Gluten-free baking can be challenging and intimidating when you are just starting out. Let Us All Eat Cake by Catherine Ruehle demystifies gluten-free baking by using cake as the prime example. This celebratory food makes an appearance at all the important events in your life and those of your loved ones therefore wheat-free eaters shouldn’t skip dessert. Ruehle shares sixty gluten-free cake recipes with vegan, dairy free and nut-free alternatives. Delectable, beater-licking recipes include pumpkin spice cake with creamy cinnamon glaze; triple lemon cake; very vanilla cake with fudgy frosting (recipe below); strawberry shortcake cupcakes; molten chocolate truffle cake and many more. This book also provides home bakers with tips and tricks on how to frost and decorate cakes like a pastry chef. With these wonderful gluten-free cake recipes handy, you will be confidant baking outstanding wheatless desserts.
Very Vanilla Cake with Fudgy Frosting
Makes two 8-inch diameter layers (12 to 16 servings)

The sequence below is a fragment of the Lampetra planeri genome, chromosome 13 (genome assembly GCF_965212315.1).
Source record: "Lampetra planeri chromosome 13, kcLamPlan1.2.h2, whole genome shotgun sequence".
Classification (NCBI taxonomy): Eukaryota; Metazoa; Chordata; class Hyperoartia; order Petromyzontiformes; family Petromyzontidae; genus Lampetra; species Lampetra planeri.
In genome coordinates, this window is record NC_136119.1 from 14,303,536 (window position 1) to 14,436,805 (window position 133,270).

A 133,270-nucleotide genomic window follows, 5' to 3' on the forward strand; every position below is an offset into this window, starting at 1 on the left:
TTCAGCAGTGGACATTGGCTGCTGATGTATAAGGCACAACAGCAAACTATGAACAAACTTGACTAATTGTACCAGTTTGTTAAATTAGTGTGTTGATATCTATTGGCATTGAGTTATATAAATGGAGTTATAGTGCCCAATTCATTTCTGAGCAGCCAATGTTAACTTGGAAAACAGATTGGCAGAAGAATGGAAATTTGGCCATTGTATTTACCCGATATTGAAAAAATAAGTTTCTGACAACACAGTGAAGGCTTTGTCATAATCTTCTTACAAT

Here’s everyone’s favorite old-fashioned layer cake—vanilla cake with a rich chocolate filling and icing—now blissfully gluten free. To punch up the intensity of the flavors, I’ve suggested doubling up on the vanilla in the cake and using both chocolate chips and cocoa in the frosting. If you like a sweeter frosting, substitute milk chocolate chips. To finish the frosted cake with pretty swoops and swirls, see the instructions on page 180. All you need is a spoon!
Very Vanilla Cake:
3 cups Gluten-Free All-Purpose Flour Blend (page 191)
2 teaspoons baking powder
1 1/2 teaspoons xanthan gum
1/2 teaspoon fine sea salt
1 cup milk or unsweetened coconut milk (from a carton), at room temperature
1 tablespoon pure vanilla extract
1 teaspoon vanilla bean paste*
3/4 cup (1 1/2 sticks) unsalted butter or Earth Balance Vegan Buttery Sticks, at room temperature
1 1/2 cups organic cane sugar
3/4 cup egg whites (about 6 large whites), at room temperature
Preheat the oven to 350°F. Lightly oil two 8-inch-diameter cake pans with nonstick cooking spray or coconut oil.
To make the cake: In a medium bowl, whisk together the flour blend, baking powder, xanthan gum, and salt. In a small bowl, mix the milk with the vanilla extract and vanilla bean paste. Set both bowls aside.
In the bowl of a stand mixer with the paddle attachment, beat the butter and sugar on medium speed for 2 minutes or until light and fluffy. Scrape down the bowl. While beating on low, add the egg whites. When all the whites have been added, increase the speed to medium and beat for 30 seconds. Scrape down the bowl.